Crush the TOEFL – Mastering Tricky Word Pairs

How to use "They're," "Their," and "There."As this cartoon shows, even native speakers get confused by when to use they’re, there and their.

They’re (They are) contains the subject and verb of a sentence.

Their is a possessive adjective. It means that something belongs to them.

There is an adverb. It refers to a place.


Other sets of words can be equally puzzling. Look at the examples below to see how they differ. 

accept (permit, allow, agree with)

except (exclude, but not)

“I can accept all of you into this class,” the teacher said, “except Fred. He’s not ready yet because his English skills are too low.” 

“I accept your suggestion to add vegetables to the pizza,” my roommate said, “except onions. I don’t like onions.”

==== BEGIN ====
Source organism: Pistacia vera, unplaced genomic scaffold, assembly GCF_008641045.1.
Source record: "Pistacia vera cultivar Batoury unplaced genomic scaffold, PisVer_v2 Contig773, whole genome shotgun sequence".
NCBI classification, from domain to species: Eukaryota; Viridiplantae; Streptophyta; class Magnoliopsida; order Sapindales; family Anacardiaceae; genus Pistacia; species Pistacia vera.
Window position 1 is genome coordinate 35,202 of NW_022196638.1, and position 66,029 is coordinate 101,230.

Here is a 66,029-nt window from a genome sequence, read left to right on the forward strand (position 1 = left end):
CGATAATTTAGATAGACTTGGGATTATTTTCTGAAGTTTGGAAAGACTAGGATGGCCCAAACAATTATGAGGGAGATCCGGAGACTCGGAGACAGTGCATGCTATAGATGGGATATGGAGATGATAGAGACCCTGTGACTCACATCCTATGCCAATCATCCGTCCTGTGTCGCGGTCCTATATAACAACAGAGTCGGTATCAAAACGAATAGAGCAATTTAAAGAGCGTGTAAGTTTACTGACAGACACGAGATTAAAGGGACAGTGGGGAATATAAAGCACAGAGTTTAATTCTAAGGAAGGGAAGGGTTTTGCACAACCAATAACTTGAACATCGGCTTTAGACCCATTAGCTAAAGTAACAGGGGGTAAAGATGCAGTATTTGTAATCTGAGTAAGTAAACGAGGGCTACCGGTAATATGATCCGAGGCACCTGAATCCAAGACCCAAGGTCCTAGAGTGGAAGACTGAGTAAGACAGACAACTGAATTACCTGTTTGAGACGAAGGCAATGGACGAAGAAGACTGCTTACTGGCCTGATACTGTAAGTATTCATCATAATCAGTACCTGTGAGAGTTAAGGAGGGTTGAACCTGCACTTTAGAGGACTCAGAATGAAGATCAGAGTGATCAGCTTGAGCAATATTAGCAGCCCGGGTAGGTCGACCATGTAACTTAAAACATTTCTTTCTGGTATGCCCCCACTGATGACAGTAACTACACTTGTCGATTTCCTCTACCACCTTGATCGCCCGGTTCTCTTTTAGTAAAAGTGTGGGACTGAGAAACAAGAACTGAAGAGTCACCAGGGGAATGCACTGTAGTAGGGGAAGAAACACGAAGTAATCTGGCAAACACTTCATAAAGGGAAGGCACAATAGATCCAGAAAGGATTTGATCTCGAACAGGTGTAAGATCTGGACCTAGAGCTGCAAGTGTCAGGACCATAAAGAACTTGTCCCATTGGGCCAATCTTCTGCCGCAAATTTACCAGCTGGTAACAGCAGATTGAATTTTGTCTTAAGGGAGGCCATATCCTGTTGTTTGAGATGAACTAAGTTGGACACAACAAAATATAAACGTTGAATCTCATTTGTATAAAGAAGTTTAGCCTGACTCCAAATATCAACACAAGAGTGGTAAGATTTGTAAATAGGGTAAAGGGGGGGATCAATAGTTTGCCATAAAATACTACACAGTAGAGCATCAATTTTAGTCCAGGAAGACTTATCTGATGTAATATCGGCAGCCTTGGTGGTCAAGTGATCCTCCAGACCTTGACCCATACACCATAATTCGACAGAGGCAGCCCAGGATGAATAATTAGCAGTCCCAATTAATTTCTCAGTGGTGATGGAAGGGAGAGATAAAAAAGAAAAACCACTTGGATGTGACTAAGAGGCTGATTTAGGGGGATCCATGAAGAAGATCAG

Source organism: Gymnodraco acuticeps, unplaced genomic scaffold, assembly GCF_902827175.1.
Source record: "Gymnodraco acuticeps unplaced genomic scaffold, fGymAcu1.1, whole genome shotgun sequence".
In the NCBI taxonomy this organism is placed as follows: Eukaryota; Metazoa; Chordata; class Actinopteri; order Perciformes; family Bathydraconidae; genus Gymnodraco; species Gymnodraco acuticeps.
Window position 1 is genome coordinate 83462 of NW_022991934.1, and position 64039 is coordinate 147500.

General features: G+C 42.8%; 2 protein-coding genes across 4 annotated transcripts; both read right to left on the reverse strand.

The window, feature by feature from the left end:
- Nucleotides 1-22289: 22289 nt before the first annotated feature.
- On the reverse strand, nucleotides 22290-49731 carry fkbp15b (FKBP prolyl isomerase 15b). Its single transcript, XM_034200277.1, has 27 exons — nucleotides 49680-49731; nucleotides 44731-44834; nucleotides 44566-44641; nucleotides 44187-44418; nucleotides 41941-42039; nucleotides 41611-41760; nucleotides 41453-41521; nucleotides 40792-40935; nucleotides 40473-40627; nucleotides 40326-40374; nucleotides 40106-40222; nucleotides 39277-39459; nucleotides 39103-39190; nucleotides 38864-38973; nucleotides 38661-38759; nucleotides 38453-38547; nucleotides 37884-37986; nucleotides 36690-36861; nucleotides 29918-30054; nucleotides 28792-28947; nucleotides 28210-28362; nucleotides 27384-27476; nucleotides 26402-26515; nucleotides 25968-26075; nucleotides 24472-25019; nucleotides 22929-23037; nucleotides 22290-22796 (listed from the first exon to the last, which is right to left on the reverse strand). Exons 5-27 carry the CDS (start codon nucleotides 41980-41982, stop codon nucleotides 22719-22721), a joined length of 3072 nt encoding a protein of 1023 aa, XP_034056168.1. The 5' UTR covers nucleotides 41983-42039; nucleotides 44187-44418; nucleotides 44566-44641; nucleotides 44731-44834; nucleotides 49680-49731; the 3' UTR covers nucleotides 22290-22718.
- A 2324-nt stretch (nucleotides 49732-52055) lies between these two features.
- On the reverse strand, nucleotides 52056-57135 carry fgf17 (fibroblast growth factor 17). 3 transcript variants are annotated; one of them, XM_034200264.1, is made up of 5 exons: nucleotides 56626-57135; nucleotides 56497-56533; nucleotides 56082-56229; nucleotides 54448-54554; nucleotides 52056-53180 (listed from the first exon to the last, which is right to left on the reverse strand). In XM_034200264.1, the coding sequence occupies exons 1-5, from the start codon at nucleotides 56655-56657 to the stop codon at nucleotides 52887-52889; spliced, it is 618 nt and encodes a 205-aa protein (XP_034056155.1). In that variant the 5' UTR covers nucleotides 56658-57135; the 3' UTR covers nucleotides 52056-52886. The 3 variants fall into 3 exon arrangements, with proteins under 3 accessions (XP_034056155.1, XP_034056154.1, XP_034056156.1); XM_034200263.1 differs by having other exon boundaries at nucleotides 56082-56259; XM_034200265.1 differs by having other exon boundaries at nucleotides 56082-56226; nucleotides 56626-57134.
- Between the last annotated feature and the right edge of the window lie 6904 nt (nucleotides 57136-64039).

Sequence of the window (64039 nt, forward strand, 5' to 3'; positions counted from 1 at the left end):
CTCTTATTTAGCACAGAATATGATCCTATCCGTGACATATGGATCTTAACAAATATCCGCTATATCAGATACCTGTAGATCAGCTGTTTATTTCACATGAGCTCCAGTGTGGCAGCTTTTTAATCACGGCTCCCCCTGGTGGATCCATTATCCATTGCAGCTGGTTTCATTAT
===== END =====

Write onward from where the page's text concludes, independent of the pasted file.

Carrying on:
every day (7 days a week)

everyday (common, ordinary)

She’s lucky because every day she can wear her everyday clothing to work. She doesn’t have to wear a suit. 

Students who study abroad often get lonely. They might call their family and friends every day to talk about everyday things. 


all ready (ready to go)

already (before now)

I am all ready to go because I already packed my backpack. 

He already studied this grammar, so he is all ready to move to the next topic. 


assure (promise someone something)

ensure (make sure of something)

insure (buy a company policy to pay for sickness or damage)

She insured the package to ensure its safe arrival. The company representative assured her that it would arrive undamaged.

The tour manager assured us that everything possible would be done to ensure our safety while we were traveling. He said that each member of the tour was insured for up to $100,000 in personal damages. 

Here are some links for further study: 

About Educations:  Commonly Confused Word Pairs (article)

Oxford Dictionaries: Commonly Confused Words (video)